Founded in 1933, the RPA Museum is dedicated to collecting,
recording and preserving the cultural heritage of Australia's
leading hospital – Royal Prince Alfred
Did you know the King George V Building is shaped like it is because of two pubs? The two gardens to the north and south east wings originally housed pubs that were not owned by RPA. The maternity hospital was designed to accommodate their presence, until such time as they could be purchased.
Did you know Florence Nightingale was consulted during the design phase of RPA? The establishment of the Prince Alfred Hospital presented a unique opportunity to build a clean and well-designed hospital, staffed with trained nurses, and the most modern medical systems and processes. Florence had many suggestions to make including the installation of Nightingale Wards, and sent a copy of her newly-published (1860) 'Notes on Nursing: What it is and What it is Not', which is today displayed in the RPA Museum.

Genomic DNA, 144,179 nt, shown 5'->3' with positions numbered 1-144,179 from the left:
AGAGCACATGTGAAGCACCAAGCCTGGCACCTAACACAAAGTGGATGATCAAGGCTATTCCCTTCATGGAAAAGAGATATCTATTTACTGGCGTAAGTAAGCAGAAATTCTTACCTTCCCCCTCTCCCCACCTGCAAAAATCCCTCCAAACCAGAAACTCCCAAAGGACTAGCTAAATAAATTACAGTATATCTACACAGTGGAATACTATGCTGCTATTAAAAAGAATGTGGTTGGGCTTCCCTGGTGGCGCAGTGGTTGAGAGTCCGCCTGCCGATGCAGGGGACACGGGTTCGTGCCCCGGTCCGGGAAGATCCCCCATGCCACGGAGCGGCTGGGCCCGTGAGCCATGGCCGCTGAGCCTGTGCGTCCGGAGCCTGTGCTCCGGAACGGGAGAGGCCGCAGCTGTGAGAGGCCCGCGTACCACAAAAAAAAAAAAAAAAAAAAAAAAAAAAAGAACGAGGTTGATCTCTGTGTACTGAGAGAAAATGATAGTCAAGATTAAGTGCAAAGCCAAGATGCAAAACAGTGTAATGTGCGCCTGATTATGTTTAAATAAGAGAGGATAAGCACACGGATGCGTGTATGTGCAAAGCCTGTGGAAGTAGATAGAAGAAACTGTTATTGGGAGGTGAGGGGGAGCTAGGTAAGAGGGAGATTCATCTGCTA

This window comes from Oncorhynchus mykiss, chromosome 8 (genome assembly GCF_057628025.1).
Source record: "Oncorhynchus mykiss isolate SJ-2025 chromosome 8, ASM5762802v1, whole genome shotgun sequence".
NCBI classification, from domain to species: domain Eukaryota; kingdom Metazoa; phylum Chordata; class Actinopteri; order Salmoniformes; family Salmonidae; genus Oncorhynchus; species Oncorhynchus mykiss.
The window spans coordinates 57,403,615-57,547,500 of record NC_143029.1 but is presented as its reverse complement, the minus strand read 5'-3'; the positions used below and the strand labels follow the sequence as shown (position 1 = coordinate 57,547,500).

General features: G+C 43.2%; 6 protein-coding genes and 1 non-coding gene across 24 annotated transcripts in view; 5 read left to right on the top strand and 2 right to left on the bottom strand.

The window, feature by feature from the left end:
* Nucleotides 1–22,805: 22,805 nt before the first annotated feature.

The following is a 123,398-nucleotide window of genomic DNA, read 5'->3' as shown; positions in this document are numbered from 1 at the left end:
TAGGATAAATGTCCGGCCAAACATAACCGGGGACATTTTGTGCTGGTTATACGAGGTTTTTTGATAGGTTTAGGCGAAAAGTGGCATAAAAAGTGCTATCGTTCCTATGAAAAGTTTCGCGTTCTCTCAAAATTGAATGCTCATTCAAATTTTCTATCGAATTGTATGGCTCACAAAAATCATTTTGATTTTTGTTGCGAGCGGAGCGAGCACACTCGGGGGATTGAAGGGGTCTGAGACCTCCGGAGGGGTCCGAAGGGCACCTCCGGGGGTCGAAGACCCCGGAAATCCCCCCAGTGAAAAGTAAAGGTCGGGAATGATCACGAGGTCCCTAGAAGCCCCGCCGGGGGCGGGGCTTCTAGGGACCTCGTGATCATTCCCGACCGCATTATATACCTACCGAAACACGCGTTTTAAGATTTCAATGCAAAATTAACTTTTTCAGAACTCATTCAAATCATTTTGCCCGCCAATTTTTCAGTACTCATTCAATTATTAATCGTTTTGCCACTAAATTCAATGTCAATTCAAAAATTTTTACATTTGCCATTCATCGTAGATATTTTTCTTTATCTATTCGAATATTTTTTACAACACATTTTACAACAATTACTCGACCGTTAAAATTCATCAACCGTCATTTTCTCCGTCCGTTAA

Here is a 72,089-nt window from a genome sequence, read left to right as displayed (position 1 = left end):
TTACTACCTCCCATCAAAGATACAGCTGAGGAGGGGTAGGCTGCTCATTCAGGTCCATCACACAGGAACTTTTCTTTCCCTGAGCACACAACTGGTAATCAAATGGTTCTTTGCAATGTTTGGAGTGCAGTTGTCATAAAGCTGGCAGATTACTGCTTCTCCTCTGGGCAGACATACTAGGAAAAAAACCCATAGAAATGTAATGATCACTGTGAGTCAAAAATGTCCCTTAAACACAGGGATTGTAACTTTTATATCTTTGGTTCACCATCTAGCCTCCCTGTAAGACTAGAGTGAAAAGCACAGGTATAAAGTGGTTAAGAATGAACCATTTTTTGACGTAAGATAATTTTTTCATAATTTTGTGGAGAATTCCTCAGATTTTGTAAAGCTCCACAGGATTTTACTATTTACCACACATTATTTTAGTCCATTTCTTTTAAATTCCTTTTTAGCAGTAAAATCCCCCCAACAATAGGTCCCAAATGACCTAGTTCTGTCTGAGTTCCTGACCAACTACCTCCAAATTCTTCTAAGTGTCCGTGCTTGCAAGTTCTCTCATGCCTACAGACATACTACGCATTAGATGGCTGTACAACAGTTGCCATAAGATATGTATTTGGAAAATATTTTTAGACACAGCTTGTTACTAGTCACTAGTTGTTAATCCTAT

Did you know RPA had open air wards? Open air wards were constructed to accommodate patients during a 1912 redevelopment and expansion. Verandah wards were also used to house returned solders in 1917. Multiple building verandah's were used by the hospital over the years as isolation wards for 'tubercular patients' and other infectious diseases, and for additional ward space.